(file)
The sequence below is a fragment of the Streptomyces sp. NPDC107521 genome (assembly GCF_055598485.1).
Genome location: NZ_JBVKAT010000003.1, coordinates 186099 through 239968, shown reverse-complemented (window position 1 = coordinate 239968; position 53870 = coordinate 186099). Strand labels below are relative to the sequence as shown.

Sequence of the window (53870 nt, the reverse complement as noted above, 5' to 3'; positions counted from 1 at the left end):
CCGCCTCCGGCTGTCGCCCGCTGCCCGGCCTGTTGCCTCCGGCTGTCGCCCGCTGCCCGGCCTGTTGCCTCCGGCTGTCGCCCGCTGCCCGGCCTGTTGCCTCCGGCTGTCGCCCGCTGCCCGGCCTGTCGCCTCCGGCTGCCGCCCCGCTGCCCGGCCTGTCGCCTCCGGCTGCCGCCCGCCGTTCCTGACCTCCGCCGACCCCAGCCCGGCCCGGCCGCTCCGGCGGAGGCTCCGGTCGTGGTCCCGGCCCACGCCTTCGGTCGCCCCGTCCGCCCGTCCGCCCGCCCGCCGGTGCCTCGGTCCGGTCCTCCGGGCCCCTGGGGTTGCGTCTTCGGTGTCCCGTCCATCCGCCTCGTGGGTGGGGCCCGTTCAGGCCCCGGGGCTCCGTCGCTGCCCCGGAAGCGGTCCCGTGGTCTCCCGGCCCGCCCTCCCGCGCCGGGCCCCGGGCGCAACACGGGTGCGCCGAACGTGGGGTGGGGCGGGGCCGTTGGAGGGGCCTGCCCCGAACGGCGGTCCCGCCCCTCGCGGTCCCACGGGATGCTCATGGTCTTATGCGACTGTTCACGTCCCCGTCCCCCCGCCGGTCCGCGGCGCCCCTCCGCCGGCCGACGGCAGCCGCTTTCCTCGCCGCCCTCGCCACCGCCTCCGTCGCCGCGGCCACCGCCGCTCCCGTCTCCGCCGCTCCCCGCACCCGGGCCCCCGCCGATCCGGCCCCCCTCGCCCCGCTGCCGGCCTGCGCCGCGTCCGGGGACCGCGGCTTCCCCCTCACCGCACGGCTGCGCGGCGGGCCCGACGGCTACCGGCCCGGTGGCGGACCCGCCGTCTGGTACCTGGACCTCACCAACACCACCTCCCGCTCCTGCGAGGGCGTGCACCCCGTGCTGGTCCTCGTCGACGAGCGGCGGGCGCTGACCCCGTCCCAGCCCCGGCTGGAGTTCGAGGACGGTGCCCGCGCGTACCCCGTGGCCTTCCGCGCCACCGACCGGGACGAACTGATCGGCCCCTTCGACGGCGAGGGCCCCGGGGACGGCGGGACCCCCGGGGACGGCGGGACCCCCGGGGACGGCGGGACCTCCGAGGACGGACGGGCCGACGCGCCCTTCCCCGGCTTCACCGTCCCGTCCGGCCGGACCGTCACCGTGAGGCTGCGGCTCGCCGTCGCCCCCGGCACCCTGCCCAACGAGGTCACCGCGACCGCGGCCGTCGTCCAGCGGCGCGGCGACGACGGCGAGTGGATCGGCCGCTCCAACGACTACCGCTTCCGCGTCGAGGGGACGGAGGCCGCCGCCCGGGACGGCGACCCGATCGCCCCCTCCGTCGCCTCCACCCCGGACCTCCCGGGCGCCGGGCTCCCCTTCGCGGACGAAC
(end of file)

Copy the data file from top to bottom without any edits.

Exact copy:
The sequence below is a fragment of the Streptomyces sp. NPDC107521 genome (assembly GCF_055598485.1).
Genome location: NZ_JBVKAT010000003.1, coordinates 186099 through 239968, shown reverse-complemented (window position 1 = coordinate 239968; position 53870 = coordinate 186099). Strand labels below are relative to the sequence as shown.

Sequence of the window (53870 nt, the reverse complement as noted above, 5' to 3'; positions counted from 1 at the left end):
CCGCCTCCGGCTGTCGCCCGCTGCCCGGCCTGTTGCCTCCGGCTGTCGCCCGCTGCCCGGCCTGTTGCCTCCGGCTGTCGCCCGCTGCCCGGCCTGTTGCCTCCGGCTGTCGCCCGCTGCCCGGCCTGTCGCCTCCGGCTGCCGCCCCGCTGCCCGGCCTGTCGCCTCCGGCTGCCGCCCGCCGTTCCTGACCTCCGCCGACCCCAGCCCGGCCCGGCCGCTCCGGCGGAGGCTCCGGTCGTGGTCCCGGCCCACGCCTTCGGTCGCCCCGTCCGCCCGTCCGCCCGCCCGCCGGTGCCTCGGTCCGGTCCTCCGGGCCCCTGGGGTTGCGTCTTCGGTGTCCCGTCCATCCGCCTCGTGGGTGGGGCCCGTTCAGGCCCCGGGGCTCCGTCGCTGCCCCGGAAGCGGTCCCGTGGTCTCCCGGCCCGCCCTCCCGCGCCGGGCCCCGGGCGCAACACGGGTGCGCCGAACGTGGGGTGGGGCGGGGCCGTTGGAGGGGCCTGCCCCGAACGGCGGTCCCGCCCCTCGCGGTCCCACGGGATGCTCATGGTCTTATGCGACTGTTCACGTCCCCGTCCCCCCGCCGGTCCGCGGCGCCCCTCCGCCGGCCGACGGCAGCCGCTTTCCTCGCCGCCCTCGCCACCGCCTCCGTCGCCGCGGCCACCGCCGCTCCCGTCTCCGCCGCTCCCCGCACCCGGGCCCCCGCCGATCCGGCCCCCCTCGCCCCGCTGCCGGCCTGCGCCGCGTCCGGGGACCGCGGCTTCCCCCTCACCGCACGGCTGCGCGGCGGGCCCGACGGCTACCGGCCCGGTGGCGGACCCGCCGTCTGGTACCTGGACCTCACCAACACCACCTCCCGCTCCTGCGAGGGCGTGCACCCCGTGCTGGTCCTCGTCGACGAGCGGCGGGCGCTGACCCCGTCCCAGCCCCGGCTGGAGTTCGAGGACGGTGCCCGCGCGTACCCCGTGGCCTTCCGCGCCACCGACCGGGACGAACTGATCGGCCCCTTCGACGGCGAGGGCCCCGGGGACGGCGGGACCCCCGGGGACGGCGGGACCCCCGGGGACGGCGGGACCTCCGAGGACGGACGGGCCGACGCGCCCTTCCCCGGCTTCACCGTCCCGTCCGGCCGGACCGTCACCGTGAGGCTGCGGCTCGCCGTCGCCCCCGGCACCCTGCCCAACGAGGTCACCGCGACCGCGGCCGTCGTCCAGCGGCGCGGCGACGACGGCGAGTGGATCGGCCGCTCCAACGACTACCGCTTCCGCGTCGAGGGGACGGAGGCCGCCGCCCGGGACGGCGACCCGATCGCCCCCTCCGTCGCCTCCACCCCGGACCTCCCGGGCGCCGGGCTCCCCTTCGCGGACGAAC